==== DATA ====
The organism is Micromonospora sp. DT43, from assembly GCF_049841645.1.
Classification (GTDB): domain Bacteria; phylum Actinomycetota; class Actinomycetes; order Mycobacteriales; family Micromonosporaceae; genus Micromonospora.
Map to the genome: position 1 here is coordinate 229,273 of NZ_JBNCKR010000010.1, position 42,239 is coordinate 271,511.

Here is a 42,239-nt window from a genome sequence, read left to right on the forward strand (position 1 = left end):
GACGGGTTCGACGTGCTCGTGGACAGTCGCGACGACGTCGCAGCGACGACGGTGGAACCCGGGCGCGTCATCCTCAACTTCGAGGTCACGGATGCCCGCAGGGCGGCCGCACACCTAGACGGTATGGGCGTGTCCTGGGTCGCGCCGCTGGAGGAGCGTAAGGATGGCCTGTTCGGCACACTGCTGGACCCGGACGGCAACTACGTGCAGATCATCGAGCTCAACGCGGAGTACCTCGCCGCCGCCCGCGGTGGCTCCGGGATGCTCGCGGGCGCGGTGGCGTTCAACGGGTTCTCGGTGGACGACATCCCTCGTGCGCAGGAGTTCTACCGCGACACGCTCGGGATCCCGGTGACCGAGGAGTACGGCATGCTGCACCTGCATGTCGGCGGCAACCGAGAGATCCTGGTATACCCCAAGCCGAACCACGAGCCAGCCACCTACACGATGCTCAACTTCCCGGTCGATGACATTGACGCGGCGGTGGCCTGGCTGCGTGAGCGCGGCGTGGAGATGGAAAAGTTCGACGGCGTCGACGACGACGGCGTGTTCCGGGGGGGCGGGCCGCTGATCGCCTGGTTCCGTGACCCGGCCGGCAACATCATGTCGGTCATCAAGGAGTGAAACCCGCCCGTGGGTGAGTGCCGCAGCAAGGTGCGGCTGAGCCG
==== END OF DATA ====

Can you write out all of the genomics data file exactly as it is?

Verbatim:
The organism is Micromonospora sp. DT43, from assembly GCF_049841645.1.
Classification (GTDB): domain Bacteria; phylum Actinomycetota; class Actinomycetes; order Mycobacteriales; family Micromonosporaceae; genus Micromonospora.
Map to the genome: position 1 here is coordinate 229,273 of NZ_JBNCKR010000010.1, position 42,239 is coordinate 271,511.

Here is a 42,239-nt window from a genome sequence, read left to right on the forward strand (position 1 = left end):
GACGGGTTCGACGTGCTCGTGGACAGTCGCGACGACGTCGCAGCGACGACGGTGGAACCCGGGCGCGTCATCCTCAACTTCGAGGTCACGGATGCCCGCAGGGCGGCCGCACACCTAGACGGTATGGGCGTGTCCTGGGTCGCGCCGCTGGAGGAGCGTAAGGATGGCCTGTTCGGCACACTGCTGGACCCGGACGGCAACTACGTGCAGATCATCGAGCTCAACGCGGAGTACCTCGCCGCCGCCCGCGGTGGCTCCGGGATGCTCGCGGGCGCGGTGGCGTTCAACGGGTTCTCGGTGGACGACATCCCTCGTGCGCAGGAGTTCTACCGCGACACGCTCGGGATCCCGGTGACCGAGGAGTACGGCATGCTGCACCTGCATGTCGGCGGCAACCGAGAGATCCTGGTATACCCCAAGCCGAACCACGAGCCAGCCACCTACACGATGCTCAACTTCCCGGTCGATGACATTGACGCGGCGGTGGCCTGGCTGCGTGAGCGCGGCGTGGAGATGGAAAAGTTCGACGGCGTCGACGACGACGGCGTGTTCCGGGGGGGCGGGCCGCTGATCGCCTGGTTCCGTGACCCGGCCGGCAACATCATGTCGGTCATCAAGGAGTGAAACCCGCCCGTGGGTGAGTGCCGCAGCAAGGTGCGGCTGAGCCG